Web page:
Tuesday, January 10, 2017

Last Night's Informal Council Meeting: Part 3

Among the things of interest at last night's informal Common Council meeting, not already discussed in Part 1 and Part 2 of this report, was a proposal by Alderman Tiffany Garriga (Second Ward) that the Council pass a resolution declaring Hudson to be a sanctuary city. In advocating for this, she read the following statement:
The Hudson Common Council supports all residents, workers, and visitors regardless of immigration status. The Council has passed resolutions supporting immigrants and encouraging state and federal action. We will continue to embrace initiatives that support diversity.
The Hudson Police Department provides an essential service, ensuring our safety. The HPD should prioritize tasks to create a safe environment for all of our residents, while building trust with the community. 
Immigration enforcement does not improve our city or make the city more safe and would likely distract from other priorities. Immigration enforcement can be costly--there are costs of officers, detention, and transportation as well as the loss of contributions from people detained and deported. The threat of deportation or prosecution for no reason other than immigration status may discourage residents without legal immigration status or who have family members or friends without legal immigration status from reporting crimes or injuries, cooperating in investigations, seeking opportunities for the children living in this community, or summoning help when needed.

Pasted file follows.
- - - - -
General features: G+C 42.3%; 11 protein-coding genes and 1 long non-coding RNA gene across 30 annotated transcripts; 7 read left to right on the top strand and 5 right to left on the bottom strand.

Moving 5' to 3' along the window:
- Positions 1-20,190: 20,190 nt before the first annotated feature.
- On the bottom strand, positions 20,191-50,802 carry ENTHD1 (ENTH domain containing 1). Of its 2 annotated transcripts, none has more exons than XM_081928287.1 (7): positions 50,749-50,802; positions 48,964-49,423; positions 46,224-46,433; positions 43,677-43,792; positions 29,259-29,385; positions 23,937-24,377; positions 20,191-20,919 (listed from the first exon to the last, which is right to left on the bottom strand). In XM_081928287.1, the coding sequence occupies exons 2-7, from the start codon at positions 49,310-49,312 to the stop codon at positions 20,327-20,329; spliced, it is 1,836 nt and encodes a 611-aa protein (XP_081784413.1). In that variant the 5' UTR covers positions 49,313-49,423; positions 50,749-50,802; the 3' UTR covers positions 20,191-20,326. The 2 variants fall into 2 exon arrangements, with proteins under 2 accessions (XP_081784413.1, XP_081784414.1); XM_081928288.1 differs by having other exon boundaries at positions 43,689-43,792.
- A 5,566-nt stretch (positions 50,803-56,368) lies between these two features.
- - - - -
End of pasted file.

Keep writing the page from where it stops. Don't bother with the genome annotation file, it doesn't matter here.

The Council will be discussing recommendations to optimize law enforcement policy to focus on safety concerns. At the next Legal Committee meeting we will discuss the recommendations in more detail. We encourage all Council members and members of the public to attend.
Several members of the audience, including Michael Chameides, chair of the Hudson City Democratic Committee, expressed support for such an action. The Legal Committee meeting at which the resolution will be discussed will take place on Wednesday, January 25, at 6:15 p.m.

Alderman Rick Rector (First Ward) asked about the status of the lodging tax and was told by Heather Campbell, the city treasurer, that there was no system in place to track and collect the tax and that the system required would have to be far more sophisticated than anything that the City has in place now for collecting taxes. Alderman John Friedman (Third Ward) expressed his opinion that the implementation of the tax was the responsibility of the executive branch to figure out. He suggested that, even though Governor Andrew Cuomo had not signed the enabling legislation until the end of November, the State Senate and Assembly had approved it at the end of June, and the executive branch should have started at that time creating the infrastructure necessary to collect the tax.

Rector also expressed his frustration with the Local Waterfront Revitalization Program. After recounting the history, as he understood it, of the LWRP over the past ten years, he asked, rhetorically, "Where do we stand as a community?" He went on to say, "A revision could take years, because the original one took years." (The City recently received a $45,000 grant from the Department of State to update the 2011 LWRP "to address climate change and sea level rise, as well as current planning and potential new projects.")

Audience member Linda Mussmann, who chaired the Waterfront Advisory Steering Committee when the 2011 LWRP was drafted, suggested that the City impose a one-year moratorium on waterfront development and set a one-year deadline for revising the LWRP. (A one-year moratorium on all development within the Waterfront Revitalization Area was enacted in 2006, when work on the 2011 LWRP began.) She expressed the opinion that "it would be very fair to Colarusso to stop [work on the haul road] for one year."